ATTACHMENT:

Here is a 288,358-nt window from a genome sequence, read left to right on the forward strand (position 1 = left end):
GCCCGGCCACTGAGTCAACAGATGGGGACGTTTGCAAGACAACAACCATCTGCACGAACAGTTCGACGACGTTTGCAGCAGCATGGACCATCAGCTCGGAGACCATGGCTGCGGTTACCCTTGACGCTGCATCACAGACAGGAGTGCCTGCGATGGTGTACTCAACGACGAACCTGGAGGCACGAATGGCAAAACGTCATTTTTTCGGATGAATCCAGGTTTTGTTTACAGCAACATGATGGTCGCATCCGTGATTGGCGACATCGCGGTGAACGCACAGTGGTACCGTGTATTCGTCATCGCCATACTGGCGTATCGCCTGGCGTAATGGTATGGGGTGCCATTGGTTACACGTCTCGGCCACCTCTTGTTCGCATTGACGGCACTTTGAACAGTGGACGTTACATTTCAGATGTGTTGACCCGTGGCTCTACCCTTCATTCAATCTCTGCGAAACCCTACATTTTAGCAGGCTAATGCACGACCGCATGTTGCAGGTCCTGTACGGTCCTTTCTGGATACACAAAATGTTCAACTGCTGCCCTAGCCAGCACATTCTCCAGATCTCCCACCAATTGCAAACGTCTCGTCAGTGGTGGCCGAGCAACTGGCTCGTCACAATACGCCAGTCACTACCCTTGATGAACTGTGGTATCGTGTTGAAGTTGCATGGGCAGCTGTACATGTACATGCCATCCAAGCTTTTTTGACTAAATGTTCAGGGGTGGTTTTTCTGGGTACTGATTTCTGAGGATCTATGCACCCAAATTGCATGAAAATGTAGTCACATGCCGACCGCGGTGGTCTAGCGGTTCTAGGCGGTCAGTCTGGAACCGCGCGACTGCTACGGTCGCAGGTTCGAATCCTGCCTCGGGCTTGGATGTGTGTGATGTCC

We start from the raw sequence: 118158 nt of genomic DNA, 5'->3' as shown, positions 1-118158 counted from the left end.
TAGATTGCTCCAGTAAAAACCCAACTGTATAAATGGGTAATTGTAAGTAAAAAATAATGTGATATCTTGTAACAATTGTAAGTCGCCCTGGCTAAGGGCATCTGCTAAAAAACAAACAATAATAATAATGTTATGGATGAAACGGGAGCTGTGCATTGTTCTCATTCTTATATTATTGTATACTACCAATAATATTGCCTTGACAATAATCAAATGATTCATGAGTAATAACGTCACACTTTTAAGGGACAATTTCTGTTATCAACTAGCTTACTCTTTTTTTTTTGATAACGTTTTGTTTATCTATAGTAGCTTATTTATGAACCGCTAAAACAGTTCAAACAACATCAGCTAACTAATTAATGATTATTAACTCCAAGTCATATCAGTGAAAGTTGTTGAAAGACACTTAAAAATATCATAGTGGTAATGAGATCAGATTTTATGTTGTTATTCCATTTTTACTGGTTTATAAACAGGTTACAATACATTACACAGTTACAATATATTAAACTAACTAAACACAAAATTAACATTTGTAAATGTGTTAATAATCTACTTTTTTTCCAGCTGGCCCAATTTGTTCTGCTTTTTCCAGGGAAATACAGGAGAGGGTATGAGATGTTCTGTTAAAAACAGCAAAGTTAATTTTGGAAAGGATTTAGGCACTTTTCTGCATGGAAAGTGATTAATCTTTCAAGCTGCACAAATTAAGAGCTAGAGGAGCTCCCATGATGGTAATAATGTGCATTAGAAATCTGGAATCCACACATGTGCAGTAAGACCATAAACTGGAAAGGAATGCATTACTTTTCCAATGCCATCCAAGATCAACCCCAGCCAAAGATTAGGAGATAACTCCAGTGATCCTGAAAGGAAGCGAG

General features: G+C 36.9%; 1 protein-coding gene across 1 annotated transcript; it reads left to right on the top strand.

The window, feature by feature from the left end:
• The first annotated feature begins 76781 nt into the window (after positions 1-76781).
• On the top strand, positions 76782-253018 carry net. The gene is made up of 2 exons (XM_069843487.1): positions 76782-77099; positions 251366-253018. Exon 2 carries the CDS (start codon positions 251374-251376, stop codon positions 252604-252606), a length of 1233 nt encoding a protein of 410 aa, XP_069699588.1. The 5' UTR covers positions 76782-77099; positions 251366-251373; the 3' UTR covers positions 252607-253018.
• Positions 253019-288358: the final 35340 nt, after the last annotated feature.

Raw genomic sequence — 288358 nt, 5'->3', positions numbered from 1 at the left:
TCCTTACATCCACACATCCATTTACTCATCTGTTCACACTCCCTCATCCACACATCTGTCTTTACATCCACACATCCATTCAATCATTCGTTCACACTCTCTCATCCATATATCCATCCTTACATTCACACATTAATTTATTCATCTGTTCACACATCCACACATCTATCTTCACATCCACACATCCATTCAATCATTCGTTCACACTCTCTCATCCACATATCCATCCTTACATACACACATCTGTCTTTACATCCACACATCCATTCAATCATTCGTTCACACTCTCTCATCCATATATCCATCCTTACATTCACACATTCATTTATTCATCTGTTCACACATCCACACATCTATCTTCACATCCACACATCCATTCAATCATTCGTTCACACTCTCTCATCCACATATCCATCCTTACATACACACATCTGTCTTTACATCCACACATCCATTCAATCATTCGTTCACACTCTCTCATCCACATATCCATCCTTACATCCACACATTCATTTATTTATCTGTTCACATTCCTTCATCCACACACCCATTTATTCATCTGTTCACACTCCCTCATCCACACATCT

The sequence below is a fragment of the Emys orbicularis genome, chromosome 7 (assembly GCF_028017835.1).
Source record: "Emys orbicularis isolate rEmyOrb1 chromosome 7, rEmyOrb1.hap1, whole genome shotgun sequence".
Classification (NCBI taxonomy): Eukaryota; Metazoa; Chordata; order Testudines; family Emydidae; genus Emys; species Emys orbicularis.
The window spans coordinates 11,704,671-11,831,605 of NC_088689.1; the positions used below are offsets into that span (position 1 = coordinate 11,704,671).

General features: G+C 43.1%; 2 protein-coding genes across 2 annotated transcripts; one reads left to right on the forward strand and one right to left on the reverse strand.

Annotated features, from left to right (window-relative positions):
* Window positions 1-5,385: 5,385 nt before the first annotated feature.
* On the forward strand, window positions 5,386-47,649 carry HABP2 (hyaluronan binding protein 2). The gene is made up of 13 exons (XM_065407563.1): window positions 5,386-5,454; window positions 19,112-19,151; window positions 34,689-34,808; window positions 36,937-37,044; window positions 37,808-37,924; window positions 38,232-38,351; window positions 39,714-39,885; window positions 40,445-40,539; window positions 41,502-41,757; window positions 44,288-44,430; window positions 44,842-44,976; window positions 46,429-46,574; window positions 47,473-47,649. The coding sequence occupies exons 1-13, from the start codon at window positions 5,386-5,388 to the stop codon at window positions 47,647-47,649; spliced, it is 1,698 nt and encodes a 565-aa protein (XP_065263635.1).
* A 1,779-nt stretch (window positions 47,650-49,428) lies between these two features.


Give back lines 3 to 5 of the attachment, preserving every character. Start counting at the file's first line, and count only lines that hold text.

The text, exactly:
We start from the raw sequence: 118158 nt of genomic DNA, 5'->3' as shown, positions 1-118158 counted from the left end.
TAGATTGCTCCAGTAAAAACCCAACTGTATAAATGGGTAATTGTAAGTAAAAAATAATGTGATATCTTGTAACAATTGTAAGTCGCCCTGGCTAAGGGCATCTGCTAAAAAACAAACAATAATAATAATGTTATGGATGAAACGGGAGCTGTGCATTGTTCTCATTCTTATATTATTGTATACTACCAATAATATTGCCTTGACAATAATCAAATGATTCATGAGTAATAACGTCACACTTTTAAGGGACAATTTCTGTTATCAACTAGCTTACTCTTTTTTTTTTGATAACGTTTTGTTTATCTATAGTAGCTTATTTATGAACCGCTAAAACAGTTCAAACAACATCAGCTAACTAATTAATGATTATTAACTCCAAGTCATATCAGTGAAAGTTGTTGAAAGACACTTAAAAATATCATAGTGGTAATGAGATCAGATTTTATGTTGTTATTCCATTTTTACTGGTTTATAAACAGGTTACAATACATTACACAGTTACAATATATTAAACTAACTAAACACAAAATTAACATTTGTAAATGTGTTAATAATCTACTTTTTTTCCAGCTGGCCCAATTTGTTCTGCTTTTTCCAGGGAAATACAGGAGAGGGTATGAGATGTTCTGTTAAAAACAGCAAAGTTAATTTTGGAAAGGATTTAGGCACTTTTCTGCATGGAAAGTGATTAATCTTTCAAGCTGCACAAATTAAGAGCTAGAGGAGCTCCCATGATGGTAATAATGTGCATTAGAAATCTGGAATCCACACATGTGCAGTAAGACCATAAACTGGAAAGGAATGCATTACTTTTCCAATGCCATCCAAGATCAACCCCAGCCAAAGATTAGGAGATAACTCCAGTGATCCTGAAAGGAAGCGAG

General features: G+C 36.9%; 1 protein-coding gene across 1 annotated transcript; it reads left to right on the top strand.